I’m a big believer that bloggers should run their own personal blogs, under their own personal domain names, to maximize their long-term investments in themselves. You’re building a brand for yourself, and you want to control that asset no matter what.
But What If You Want More Readers?
I’ve talked to bloggers who say they’re frustrated blogging on their own sites because they don’t have enough readers. They feel like they’re toiling alone in the dark, with nobody seeing their work. They’re not dying for readers, but they want to know that their work isn’t going in vain. If they post a valuable solution, a hard-to-write article, or a timely tip, they want to know that it’s going to benefit the most readers possible.
We’ve got a solution that lets you keep your independence and gets you more readers: syndicate your blog at SQLServerPedia. We’ll “echo” your blog posts from your own SQL Server blog automatically.
Syndication Means You Stay In Control
Syndicating your blog at SQLServerPedia doesn’t mean changing the way you write. If you’re like me, you blog about all kinds of things, not just SQL Server. We’ll help you set up a “SQL Server” category on your blog, and our syndication software only picks up blog entries in that category.
You can – and should – still blog about whale bacon, your favorite music, or your adventures in Vegas without feeling like you need to clean up your act for syndication. If you feel like blogging about personal stuff ten times in a row, then do that – we’re not going to pressure you to keep up a minimum number of SQL Server posts per week in order to be syndicated.
How You Benefit From Being at SQLServerPedia
At the bottom of every blog post on SQLServerPedia, we show a list of related blog posts. Take a look at the bottom of this post by Kevin Kline to see an example. If you blog about something related to an existing hot topic here at SQLServerPedia, your blog post will show up as a related post on that existing link – thereby getting you more readers.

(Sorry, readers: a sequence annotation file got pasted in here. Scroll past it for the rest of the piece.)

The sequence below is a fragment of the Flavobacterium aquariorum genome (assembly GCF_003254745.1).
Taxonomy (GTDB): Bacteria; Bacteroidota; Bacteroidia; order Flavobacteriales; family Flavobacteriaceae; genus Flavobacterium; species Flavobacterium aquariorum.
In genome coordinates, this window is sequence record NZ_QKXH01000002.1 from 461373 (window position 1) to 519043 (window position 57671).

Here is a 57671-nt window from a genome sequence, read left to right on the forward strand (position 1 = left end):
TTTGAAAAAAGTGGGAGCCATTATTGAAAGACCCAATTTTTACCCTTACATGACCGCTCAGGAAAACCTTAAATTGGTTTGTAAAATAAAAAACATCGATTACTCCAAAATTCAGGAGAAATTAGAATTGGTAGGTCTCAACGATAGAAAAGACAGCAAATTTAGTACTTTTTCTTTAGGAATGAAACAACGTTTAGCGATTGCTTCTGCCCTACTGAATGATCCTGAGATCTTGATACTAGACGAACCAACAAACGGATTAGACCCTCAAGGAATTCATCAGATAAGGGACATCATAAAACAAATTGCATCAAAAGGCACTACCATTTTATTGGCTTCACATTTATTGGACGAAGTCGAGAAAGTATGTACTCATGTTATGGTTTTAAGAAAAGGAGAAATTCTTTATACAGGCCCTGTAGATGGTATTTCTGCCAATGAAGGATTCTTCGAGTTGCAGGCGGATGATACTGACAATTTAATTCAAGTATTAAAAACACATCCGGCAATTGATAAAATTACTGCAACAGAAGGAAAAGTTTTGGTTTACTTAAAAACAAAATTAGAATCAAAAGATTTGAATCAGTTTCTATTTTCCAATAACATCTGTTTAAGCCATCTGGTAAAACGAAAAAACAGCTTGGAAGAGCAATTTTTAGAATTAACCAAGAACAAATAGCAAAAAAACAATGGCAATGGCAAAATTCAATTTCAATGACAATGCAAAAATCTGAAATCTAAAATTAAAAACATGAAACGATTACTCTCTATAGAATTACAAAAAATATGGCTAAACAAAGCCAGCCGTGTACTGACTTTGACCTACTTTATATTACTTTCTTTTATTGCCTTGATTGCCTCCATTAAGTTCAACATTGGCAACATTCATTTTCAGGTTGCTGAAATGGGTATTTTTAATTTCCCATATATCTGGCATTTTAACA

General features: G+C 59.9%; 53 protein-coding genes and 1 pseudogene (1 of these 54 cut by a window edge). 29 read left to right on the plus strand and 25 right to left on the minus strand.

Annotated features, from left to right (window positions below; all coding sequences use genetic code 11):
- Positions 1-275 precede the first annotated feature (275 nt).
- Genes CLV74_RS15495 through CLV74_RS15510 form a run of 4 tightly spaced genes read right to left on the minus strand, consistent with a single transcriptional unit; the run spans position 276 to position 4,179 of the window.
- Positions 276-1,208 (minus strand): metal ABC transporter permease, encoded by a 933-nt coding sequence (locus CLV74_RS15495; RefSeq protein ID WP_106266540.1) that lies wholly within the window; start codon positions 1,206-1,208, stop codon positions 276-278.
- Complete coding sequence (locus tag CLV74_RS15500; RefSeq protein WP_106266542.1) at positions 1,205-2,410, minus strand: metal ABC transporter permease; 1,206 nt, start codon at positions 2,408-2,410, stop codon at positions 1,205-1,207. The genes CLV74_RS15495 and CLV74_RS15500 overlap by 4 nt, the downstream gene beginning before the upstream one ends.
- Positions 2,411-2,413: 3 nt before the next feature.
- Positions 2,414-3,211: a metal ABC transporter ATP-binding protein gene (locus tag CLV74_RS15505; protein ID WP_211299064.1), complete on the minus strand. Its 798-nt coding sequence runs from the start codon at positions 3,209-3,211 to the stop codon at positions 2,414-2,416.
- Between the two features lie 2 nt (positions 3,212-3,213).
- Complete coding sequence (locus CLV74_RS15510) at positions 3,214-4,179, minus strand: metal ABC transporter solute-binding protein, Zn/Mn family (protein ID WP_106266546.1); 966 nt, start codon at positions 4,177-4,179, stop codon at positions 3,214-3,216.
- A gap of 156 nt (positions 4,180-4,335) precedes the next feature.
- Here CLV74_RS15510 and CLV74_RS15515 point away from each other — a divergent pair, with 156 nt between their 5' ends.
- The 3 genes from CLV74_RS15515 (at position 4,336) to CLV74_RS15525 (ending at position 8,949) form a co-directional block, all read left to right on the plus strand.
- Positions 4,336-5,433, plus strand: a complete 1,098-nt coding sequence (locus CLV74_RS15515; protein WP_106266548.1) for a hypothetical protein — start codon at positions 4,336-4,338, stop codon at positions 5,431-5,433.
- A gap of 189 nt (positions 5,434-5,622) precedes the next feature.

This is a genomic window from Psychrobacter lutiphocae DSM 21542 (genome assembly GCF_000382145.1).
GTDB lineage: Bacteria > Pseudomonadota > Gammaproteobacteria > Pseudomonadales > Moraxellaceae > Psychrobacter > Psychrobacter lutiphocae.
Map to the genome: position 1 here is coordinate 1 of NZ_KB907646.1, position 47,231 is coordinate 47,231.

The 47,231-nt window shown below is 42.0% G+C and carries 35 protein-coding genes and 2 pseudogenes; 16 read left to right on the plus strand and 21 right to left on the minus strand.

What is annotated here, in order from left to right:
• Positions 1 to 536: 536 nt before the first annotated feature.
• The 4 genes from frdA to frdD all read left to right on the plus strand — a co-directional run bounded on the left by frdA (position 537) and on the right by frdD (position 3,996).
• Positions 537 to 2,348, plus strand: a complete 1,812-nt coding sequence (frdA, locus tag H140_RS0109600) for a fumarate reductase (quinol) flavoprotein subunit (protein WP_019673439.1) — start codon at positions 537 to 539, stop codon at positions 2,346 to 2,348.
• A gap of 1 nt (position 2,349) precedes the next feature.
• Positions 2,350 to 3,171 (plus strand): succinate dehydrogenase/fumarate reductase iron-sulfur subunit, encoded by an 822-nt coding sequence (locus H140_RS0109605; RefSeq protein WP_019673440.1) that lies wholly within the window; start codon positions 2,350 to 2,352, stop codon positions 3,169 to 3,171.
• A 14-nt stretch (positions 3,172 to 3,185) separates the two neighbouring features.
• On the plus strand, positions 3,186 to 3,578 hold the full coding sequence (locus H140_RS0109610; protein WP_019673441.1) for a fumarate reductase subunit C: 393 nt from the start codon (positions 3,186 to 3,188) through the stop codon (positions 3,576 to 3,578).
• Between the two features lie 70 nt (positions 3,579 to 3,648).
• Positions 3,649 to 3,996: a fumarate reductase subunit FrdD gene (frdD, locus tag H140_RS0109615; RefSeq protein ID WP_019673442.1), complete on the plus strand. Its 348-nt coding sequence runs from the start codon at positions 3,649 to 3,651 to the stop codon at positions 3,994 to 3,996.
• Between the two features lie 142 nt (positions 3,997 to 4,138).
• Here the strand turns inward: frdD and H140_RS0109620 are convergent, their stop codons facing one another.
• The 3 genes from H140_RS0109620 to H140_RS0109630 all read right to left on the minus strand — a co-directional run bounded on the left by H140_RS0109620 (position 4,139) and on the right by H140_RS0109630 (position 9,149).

We also put time and effort into publicizing our site. We give out SQLServerPedia t-shirts at user group meetings, PASS events, and code camps. We run ads for SQLServerPedia online and in print magazines. We threw quite a nice relaunch party at the PASS Summit, some of which I even remember.
And it doesn’t require any work on your end – no logins to manage, no new blog editor to learn, no copy/pasting between blog systems. We just automatically suck your blog entries out of your RSS feed.
Bring SQLServerPedia Readers To Your Site
You know me: I’m a very big cheerleader on building your own brand. I wouldn’t set this up if it wasn’t about building your own brand too.
In your syndicated blog entries, you should link to other personal blog entries you’ve made that your readers may find interesting. They click the link, they go to your site to read the article, and they see you as a person instead of a faceless SQL-only blogger.
You should also link to your Twitter feed so readers can communicate more with you, get to know you better, and ask questions about your blog entries.
What If You Don’t Have A Blog Yet?
If the whole concept of starting your own blog sounds like too much work, we’ve got an answer for that too: you can blog at SQLServerPedia without your own blog. We’ll give you an author account, show you how to use it, and let you write to your heart’s content. Our only restriction is that your entries need to focus on SQL Server.
If you want help getting started, one of our editors (probably me) can proofread and fact-check your work before you publish it. Write the draft on the web, and then ping us, and we’ll look it over for you before you post it just to make sure it makes sense. I’ve worked with a few up-and-coming bloggers, and they all seem to value that initial handholding to make sure they’re not doing something crazy.
Why Is SQLServerPedia Doing It?
Our mission for SQLServerPedia is to be the community-owned resource, built by the SQL Server DBA community, for the community. There are a lot of really good bloggers out there that have gotten burned out toiling away in the dark, and I don’t want them giving up. If it’s exposure you want, we can help you get it.
Plus, SQLServerPedia has guys like me and Kevin who blog at multiple sites. Syndication just makes this whole process easier, as you’ll start to see by my own blog posts being syndicated. My SQL Server blog posts will appear at both BrentOzar.com and at SQLServerPedia.com.
Getting Your Blog Syndicated
To get started, email email@example.com. We’ll work with you to answer any questions you might have, and we can have it set up in no time.